• Posted January 18, 2012 at 7:13 pm | Permalink

      What sort of sauce did your mil put on the gingerbread, malady? I agree with you about the FL lectureship changing the character of January. We aren’t going this year, so this month I’m feeling more like I used to before we started doing that 4 or 5 years ago.

  3. A
    Posted January 18, 2012 at 2:30 pm | Permalink

    I love it when you serve Gingerbread as bread or a dessert!
    I think the only time I’ve turned some down is if the baker let it get dry — that isn’t my favorite, but it’s still good.

    I have to admit, your description of January sounds like my description of February — it may be the shortest month, but it *feels* like the longest.

  4. Anonymous
    Posted January 18, 2012 at 3:59 pm | Permalink

    Never had much gingerbread. Wonder if I’d like this recipe? Is gingerbread a northern thing or was I just deprived growing up in North Alabama?
    Thanks, Lori, for your info and I really like the “funnies” you throw in! 🙂

    Kathy Oliver

  5. Posted January 18, 2012 at 7:16 pm | Permalink

    I think gingerbread is British, Kathy, so it may be more of a New England thing. I may have first had gingerbread at Williamsburg, but this version is much better. I’m glad you are enjoying the blog, and thanks very much for commenting.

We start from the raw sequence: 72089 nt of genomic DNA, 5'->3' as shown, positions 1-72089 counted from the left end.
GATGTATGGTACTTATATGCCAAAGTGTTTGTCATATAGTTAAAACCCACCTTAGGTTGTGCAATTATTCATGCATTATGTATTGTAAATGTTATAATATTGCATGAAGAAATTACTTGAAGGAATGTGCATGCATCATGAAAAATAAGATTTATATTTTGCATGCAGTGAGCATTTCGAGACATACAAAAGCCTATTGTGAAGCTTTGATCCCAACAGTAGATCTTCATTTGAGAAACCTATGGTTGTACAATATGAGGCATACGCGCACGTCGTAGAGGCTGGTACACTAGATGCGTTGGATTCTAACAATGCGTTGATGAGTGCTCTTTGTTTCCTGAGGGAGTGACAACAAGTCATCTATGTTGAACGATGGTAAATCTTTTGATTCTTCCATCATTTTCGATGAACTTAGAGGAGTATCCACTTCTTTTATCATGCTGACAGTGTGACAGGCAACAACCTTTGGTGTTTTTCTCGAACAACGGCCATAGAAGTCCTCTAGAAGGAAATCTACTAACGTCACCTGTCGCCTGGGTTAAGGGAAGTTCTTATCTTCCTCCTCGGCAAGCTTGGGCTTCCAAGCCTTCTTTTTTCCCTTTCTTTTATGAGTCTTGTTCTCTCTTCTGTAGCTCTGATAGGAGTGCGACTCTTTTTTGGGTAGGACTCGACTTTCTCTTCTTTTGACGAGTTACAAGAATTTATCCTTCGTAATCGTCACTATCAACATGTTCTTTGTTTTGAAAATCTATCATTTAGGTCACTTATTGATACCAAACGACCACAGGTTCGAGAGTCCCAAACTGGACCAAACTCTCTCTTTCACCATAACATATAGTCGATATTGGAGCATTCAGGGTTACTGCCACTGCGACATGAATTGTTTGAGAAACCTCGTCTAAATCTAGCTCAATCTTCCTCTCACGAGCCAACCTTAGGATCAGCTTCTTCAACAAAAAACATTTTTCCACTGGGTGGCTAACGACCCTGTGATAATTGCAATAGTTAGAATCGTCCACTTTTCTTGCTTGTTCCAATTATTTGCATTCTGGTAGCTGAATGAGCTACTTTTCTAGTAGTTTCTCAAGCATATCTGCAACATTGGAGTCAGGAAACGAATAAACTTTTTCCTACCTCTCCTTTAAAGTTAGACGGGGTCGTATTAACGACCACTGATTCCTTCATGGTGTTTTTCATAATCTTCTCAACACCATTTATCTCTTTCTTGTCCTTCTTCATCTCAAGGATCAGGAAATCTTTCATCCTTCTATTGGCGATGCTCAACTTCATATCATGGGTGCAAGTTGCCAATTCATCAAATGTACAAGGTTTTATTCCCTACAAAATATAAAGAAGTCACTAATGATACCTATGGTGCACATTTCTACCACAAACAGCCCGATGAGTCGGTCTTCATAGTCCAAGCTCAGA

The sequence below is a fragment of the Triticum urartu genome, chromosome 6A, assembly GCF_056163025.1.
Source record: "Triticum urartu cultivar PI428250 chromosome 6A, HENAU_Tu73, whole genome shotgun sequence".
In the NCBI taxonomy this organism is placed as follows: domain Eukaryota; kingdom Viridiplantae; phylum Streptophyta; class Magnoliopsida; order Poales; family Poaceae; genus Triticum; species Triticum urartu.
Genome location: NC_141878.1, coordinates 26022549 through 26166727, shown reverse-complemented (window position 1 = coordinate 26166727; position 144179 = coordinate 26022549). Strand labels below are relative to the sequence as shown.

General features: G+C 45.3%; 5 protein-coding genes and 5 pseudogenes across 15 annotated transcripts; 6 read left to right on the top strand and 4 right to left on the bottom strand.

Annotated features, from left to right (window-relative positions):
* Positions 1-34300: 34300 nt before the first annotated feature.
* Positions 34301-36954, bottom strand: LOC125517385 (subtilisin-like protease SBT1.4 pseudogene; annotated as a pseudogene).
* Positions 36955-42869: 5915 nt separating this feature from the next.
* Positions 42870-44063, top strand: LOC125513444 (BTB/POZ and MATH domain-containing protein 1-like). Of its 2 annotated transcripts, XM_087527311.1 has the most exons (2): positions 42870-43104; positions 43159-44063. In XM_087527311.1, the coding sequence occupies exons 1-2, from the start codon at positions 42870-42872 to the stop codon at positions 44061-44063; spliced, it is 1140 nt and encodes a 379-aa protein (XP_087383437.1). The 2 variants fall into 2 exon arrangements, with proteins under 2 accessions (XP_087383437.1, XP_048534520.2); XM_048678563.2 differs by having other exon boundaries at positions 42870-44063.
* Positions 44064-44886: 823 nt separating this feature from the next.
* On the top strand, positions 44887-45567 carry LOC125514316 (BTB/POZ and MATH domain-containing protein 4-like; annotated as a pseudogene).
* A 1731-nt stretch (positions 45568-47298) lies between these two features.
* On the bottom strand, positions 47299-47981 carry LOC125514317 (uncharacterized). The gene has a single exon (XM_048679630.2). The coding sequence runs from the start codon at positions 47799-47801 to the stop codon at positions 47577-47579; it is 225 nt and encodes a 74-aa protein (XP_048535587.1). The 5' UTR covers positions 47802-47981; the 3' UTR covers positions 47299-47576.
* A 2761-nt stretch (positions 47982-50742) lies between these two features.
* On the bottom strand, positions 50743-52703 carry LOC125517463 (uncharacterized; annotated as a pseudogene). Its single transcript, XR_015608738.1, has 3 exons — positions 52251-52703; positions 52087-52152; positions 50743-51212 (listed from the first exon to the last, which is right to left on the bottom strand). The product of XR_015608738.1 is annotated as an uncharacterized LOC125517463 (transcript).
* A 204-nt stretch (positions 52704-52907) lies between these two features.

6. Anonymous
    Posted January 26, 2012 at 10:50 am | Permalink

    We have so many December and January birthdays, (not to mention an anniversary thrown in, and an extended family trip to a state park) I feel like both months whiz past. And a trip to lectures makes it go even faster. I love going to lectures, but this year, I am loving the thought of staying home for that month. March brings a regularly scheduled programming trip to Texas, stretching, for us, the months-passing-at-the-speed-of-light into another month. I love that January does not pull you outdoors; it clears the clutter in my mind, which helps clear the clutter in my house.

    Sylvia

    • Posted January 29, 2012 at 8:34 am | Permalink

      We are staying home in Feb., too, Sylvia. I have mixed emotions — glad for the time, but I know I’ll so miss the experience. I appreciate what you say about clearing the clutter of the mind leading to clearing the clutter of the house. More on that soon from me, I hope.